With Richard III, Antic Disposition has produced another signal triumph in what is quite simply the best production of this particular play to come into town in many a year. Take every opportunity to catch it while you can.
Antic Disposition have honed the historical contextualization of Shakespeare to a fine art. After a remarkable tour of Henry V last year, they have done the same in 2017 with Richard III, taking in a series of venues in France, and a selection of English Cathedrals (including Leicester, Richard’s final resting place). In each location there is a special and particular resonance between the play and the players. This is no less true of their final stop, the Temple Church, which has a fine natural acoustic and is right next to the garden where, if you believe the Shakespeare of Henry VI, the red and white roses were first plucked in anger and the Wars of the Roses began. To bring here the play that concludes those wars could hardly be more apt.
A quite unreasonable fuss was made about the visit to Leicester Cathedral. Both the texture of the production and the text of the programme make it clear that so far from using Shakespearean Tudor mythology to denigrate the historical Richard, the company seeks to demarcate clearly the scope of both fact and myth. Indeed they go further to suggest that contemporary audiences would have appreciated that the real political target for this play was in fact Robert Cecil, Elizabeth’s last leading minister – ‘a slight, crooked hump-backed young gentleman, dwarfish in stature.’ So far from over-simplifying, this production aims to add extra layers of understanding.
This is hardly a play that lacks outings, yet this production is still one that no enthusiast for Shakespeare should miss. There is a consistent and imaginative attention to the text and to the dynamics of characterization, which re-thinks and presents anew what is often thought familiar. There may be few props, but this serves as a good discipline, forcing the actors back onto their own resources.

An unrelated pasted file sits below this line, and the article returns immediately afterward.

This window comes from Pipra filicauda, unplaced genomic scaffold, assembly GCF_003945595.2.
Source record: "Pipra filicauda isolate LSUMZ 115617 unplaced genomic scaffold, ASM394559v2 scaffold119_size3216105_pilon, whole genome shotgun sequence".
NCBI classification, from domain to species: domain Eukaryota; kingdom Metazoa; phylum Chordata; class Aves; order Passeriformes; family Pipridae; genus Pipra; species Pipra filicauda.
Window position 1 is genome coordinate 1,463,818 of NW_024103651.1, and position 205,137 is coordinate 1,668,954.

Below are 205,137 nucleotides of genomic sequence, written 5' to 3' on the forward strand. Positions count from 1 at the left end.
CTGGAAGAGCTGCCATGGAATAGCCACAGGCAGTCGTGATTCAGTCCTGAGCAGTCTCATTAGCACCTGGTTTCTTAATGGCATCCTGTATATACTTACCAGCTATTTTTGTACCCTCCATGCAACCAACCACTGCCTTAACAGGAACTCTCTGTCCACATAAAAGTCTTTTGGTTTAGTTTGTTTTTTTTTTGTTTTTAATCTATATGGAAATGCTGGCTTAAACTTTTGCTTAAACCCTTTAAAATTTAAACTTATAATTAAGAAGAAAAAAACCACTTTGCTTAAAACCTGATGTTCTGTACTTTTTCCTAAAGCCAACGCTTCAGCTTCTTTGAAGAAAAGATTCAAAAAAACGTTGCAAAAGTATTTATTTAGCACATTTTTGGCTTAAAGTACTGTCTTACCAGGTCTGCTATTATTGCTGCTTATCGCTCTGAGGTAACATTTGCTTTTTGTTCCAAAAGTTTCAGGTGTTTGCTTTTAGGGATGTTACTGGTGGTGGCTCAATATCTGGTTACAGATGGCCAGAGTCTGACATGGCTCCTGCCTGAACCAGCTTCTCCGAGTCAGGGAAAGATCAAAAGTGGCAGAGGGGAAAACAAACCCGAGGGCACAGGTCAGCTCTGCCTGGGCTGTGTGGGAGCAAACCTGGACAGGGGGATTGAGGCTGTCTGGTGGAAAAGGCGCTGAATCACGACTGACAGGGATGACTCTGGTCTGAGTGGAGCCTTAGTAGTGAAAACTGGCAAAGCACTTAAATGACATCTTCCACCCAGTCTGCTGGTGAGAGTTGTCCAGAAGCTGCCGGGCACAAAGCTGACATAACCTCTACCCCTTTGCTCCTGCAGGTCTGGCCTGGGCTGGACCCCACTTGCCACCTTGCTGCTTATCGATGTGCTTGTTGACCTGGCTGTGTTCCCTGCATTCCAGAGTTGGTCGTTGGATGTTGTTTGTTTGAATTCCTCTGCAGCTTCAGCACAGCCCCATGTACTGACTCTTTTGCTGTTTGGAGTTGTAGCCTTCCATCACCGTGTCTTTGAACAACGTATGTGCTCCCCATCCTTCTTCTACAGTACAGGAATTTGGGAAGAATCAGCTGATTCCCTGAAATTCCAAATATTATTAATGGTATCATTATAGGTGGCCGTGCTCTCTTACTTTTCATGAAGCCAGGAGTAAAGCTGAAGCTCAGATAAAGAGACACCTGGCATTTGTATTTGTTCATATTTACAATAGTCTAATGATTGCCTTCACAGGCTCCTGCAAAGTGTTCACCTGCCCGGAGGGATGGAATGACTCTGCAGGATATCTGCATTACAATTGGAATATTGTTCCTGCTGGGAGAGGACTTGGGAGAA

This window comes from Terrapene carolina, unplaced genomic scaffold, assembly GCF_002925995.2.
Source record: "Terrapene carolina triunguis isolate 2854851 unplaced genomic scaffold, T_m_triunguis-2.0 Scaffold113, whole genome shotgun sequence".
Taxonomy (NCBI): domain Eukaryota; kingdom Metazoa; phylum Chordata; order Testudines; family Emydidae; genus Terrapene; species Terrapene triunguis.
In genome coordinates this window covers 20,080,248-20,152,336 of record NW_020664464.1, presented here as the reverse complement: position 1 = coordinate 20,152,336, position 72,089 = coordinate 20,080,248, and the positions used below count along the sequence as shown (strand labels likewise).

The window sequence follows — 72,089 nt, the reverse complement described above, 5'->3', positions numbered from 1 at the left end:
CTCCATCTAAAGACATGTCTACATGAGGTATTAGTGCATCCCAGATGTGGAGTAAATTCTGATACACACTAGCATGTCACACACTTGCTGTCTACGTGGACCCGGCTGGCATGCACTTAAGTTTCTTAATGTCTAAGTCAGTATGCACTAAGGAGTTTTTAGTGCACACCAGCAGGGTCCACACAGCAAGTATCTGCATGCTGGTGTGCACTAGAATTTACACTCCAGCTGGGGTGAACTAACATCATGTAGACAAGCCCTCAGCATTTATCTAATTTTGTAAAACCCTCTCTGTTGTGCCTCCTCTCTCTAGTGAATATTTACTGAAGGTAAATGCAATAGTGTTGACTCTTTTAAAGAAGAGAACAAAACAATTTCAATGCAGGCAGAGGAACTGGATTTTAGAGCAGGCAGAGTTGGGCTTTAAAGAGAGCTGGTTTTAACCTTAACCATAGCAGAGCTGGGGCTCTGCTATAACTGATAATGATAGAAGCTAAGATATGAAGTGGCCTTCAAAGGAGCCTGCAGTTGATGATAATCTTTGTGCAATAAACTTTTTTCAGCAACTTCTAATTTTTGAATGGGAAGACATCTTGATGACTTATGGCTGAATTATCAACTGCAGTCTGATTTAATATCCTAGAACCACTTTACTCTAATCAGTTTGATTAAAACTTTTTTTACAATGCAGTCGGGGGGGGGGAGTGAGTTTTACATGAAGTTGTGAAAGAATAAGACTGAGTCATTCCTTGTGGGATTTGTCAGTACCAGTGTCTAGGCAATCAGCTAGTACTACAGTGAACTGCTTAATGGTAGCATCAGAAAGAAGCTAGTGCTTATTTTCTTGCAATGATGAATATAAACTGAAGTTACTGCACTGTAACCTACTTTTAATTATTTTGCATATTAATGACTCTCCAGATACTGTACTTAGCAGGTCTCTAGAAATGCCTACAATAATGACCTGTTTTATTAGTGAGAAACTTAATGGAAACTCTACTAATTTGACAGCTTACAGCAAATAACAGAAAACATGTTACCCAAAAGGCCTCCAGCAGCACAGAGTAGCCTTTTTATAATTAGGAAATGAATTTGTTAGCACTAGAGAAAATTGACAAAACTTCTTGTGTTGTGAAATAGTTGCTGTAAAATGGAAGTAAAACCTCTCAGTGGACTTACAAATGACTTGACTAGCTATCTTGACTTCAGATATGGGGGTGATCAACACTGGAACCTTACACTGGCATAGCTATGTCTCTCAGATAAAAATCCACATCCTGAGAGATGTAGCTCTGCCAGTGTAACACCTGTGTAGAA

And those that are used, such as Richard’s sword, are worked hard. There is a lovely moment, for instance, when on the line ‘I’ll be at charges for a looking glass’, he stops to examine himself in the polished blade of the weapon. This is just one of so many delicate interventions that are a signature of this company’s fresh engagement with the text and determination to mint it as new.
Set on a traverse stage between the pews in the main body of the church, the action is pacey and deftly coordinated. With the lighting rigs placed at either end of the stage, the rest of the church is plunged into darkness so that there is plenty of scope for the actors to get into position, change role and costume, and still keep momentum going. The central catwalk leaves little scope for scenery, but we don’t need much more than the representation of a coffin, table or throne. The text throws a rich brocade over the rest, when it is delivered as searchingly and feelingly as it is here.
Modern-dress costumes prevail suggesting an appropriately sulphurous, conspiratorial House of Cards milieu; and splashes of colour and ceremony are introduced as needed, not least by getting the audience involved in a little literal flag-waving. Composer James Burrows has put together an atmospheric score to provide both interlude and underscore, a combination of acoustic keening, sonorous organ, and a genuinely medieval sound world, that offers fine moody support to the players, topped up with touches of pageantry.
The directors deserve credit for following their ideas through. Too often in contemporary Shakespearean productions, ideas are introduced and then prodigally discarded or forgotten. Here, they are knitted through the fabric. For instance, great use is made of the ghosts of the dead, gradually accumulating under a blueish spotlight at one end of the stage. This is not simply or mainly an index of the rising body count. Instead it is an idea that comes into its own during the eve of battle dream when the ghosts gather again to man-handle Richard’s faltering grip on sanity.